“When fatigue sets in, form breaks down.”
It is strange the things that stick with you. Besides proper shooting technique (knee over the ball, land on your shooting foot) and a love for the game, this is the most useful remnant from a childhood and adolescence largely marked by soccer.
When I find myself impatient and short-tempered with my kids, the phrase pops into my mind. When miscommunication begins to happen more frequently in marriage or when I find increasingly frustrated with the circumstances of my life, I hear the haunting words of my soccer coach.
When my form, the principles and truths I seek to live out and practice, begins to break down, there is a strong chance I am overly fatigued, spiritually, mentally, emotionally and/or physically.
A wise man, my husband, taught me the words of a wiser man, Solomon, when he saw my tendency to work harder when I began to get exhausted. “If the ax is dull and its edge unsharpened, more strength is needed but skill will bring success.” Ecclesiastes 10:10.
Solomon is saying, when the ax becomes dull, when your form breaks down, stop and sharpen the ax. In the words of my husband, “Work smarter, not harder.”
When our faith or our love or our patience blades grow dull, the temptation is to dig deeper, swing harder and exert more effort. This often just leads to further exhaustion and dulling.
So, how do we sharpen our blades? What does this look like, especially in the life of a believer? A glimpse into an exhausting season of the prophet Elijah’s life provides precious insight into how God sharpens our axes.
If anyone had reason to become exhausted it was Elijah. Poor dude was called as a prophet to the terribly stubborn and poorly situated people of God. He predicted a severe drought that lasted years, causing the anger of King Ahab. After being kept alive supernaturally by ravens who brought him food during a season of isolation and hiding, he was kept alive by the faith of a starving widow and her son, who shared their last bit of flour and olive oil. He was used by the Lord to bring the same widow’s dead son back to life. I’m exhausted in every realm just imagining what if must have felt like to be Elijah emotionally, spiritually and physically.
The exhaustion comes to a head after an incredible prophet show down on Mount Carmel in which God used Elijah to show Himself real and active in juxtaposition to the inattention and lifelessness of the gods of 400 false prophets. Directly after God has used him in such a tremendous and miraculous way, Elijah snaps at the threat of Jezebel.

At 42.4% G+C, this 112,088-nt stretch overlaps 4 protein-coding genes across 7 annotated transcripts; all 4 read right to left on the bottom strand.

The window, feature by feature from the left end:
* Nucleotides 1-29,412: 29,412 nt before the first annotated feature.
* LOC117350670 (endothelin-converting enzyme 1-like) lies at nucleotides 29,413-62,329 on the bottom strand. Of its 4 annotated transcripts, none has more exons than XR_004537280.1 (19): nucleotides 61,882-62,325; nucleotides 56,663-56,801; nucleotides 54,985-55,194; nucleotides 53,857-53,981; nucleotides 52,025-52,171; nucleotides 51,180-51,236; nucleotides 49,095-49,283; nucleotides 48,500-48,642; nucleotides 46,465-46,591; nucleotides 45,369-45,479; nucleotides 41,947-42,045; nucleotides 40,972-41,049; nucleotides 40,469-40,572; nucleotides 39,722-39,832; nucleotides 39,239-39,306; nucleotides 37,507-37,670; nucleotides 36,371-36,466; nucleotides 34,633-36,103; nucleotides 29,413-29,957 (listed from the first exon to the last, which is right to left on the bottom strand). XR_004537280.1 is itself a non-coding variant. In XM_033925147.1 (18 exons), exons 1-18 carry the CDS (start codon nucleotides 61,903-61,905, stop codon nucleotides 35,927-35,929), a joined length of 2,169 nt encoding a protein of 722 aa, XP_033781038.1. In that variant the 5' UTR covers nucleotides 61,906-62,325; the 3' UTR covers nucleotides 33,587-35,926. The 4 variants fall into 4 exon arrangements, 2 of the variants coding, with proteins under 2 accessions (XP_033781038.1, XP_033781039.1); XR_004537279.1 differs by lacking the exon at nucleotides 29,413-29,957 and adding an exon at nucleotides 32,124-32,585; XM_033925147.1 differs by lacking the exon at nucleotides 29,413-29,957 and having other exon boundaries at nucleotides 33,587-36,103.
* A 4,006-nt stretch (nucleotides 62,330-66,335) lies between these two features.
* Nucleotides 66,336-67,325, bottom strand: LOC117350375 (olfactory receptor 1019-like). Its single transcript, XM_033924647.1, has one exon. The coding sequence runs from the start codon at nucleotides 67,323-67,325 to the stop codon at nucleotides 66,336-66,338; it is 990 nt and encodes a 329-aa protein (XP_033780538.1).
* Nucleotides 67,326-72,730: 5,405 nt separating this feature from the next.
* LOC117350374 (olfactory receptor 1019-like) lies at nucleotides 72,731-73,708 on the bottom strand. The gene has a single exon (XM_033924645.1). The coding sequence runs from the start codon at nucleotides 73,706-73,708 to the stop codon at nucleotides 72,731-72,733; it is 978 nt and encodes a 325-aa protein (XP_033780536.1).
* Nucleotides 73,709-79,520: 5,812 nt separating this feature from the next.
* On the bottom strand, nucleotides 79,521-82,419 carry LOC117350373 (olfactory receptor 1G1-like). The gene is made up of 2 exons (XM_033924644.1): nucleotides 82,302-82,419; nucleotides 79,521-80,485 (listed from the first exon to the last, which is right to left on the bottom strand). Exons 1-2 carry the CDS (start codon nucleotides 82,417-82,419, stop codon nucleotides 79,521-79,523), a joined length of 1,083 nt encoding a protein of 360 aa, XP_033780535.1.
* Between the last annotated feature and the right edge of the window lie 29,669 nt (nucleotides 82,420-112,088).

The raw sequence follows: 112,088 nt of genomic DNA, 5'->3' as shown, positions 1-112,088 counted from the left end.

Elijah was afraid and ran for his life…He came to a broom bush, sat down under it and prayed that he might die. “I have had enough, Lord,” he said. “Take my life; I am no better than my ancestors.” 1 Kings 19: 3 and 4.
Those are the words of an exhausted follower of God, of one whose faith form has broken down due to extreme fatigue.
Thankfully, God doesn’t chide him, pull him up by his belt loops and tell him to get back in the game and work harder. Rather, He sends angels to minister to his exhausted servant. Twice the angel of the Lord touches him and gently tells him to eat some food and get some rest.
Moving back toward physical health, the Lord begins to work on His spiritual exhaustion, causing him to take a 40 day mini-Sabbatical back to Horeb, the mountain of God, a place of deep significance. There, in the cave, the two have a little chat.
And the word of the Lord came to him: “What are you doing here, Elijah?”
He replied, “I have been very zealous for the Lord God Almighty. The Israelites have rejected your covenant, torn down your altars, and put your prophets to death with the sword. I am the only one left and now they are trying to kill me too.”
We hear the words of an exhausted, depleted man. The Lord and I have similar conversations, usually paired with weeping and whining on my part, over parenting, marriage, ministry and life as a human.
“Aimee, what is going on?”
“Well, Lord, I have been trying my hardest. I have been in your Word, I have been attempting to carve out time to serve my husband, to meet the needs of each of my children. I am praying for these college girls. But nothing seems to be working. I am done. Check mate.”
When we begin to have conversations like this with the Lord, our form has broken down, often due to fatigue. In these vulnerable moments of exhaustion, we need exactly what Elijah needed: a reminder of the Lord’s power and a fresh, intimate experience of His presence.
Elijah was expecting him in the powerful wind or the earthquake that shook the ground or the terrible fire whose flames licked at his neck. However, what He needed is what God delivered: a gentle whisper from the Lord.
Elijah did not need to work harder, he needed the Lord to sharpen his ax of faith. He needed to be reminded that God was worthy of the exhausting work and would go with Him, providing the strength he so desperately needed.
When our exhaustion causes us to begin to raise the white flag of surrender, what we most need is time alone in the presence of our God. He will take care of the rest.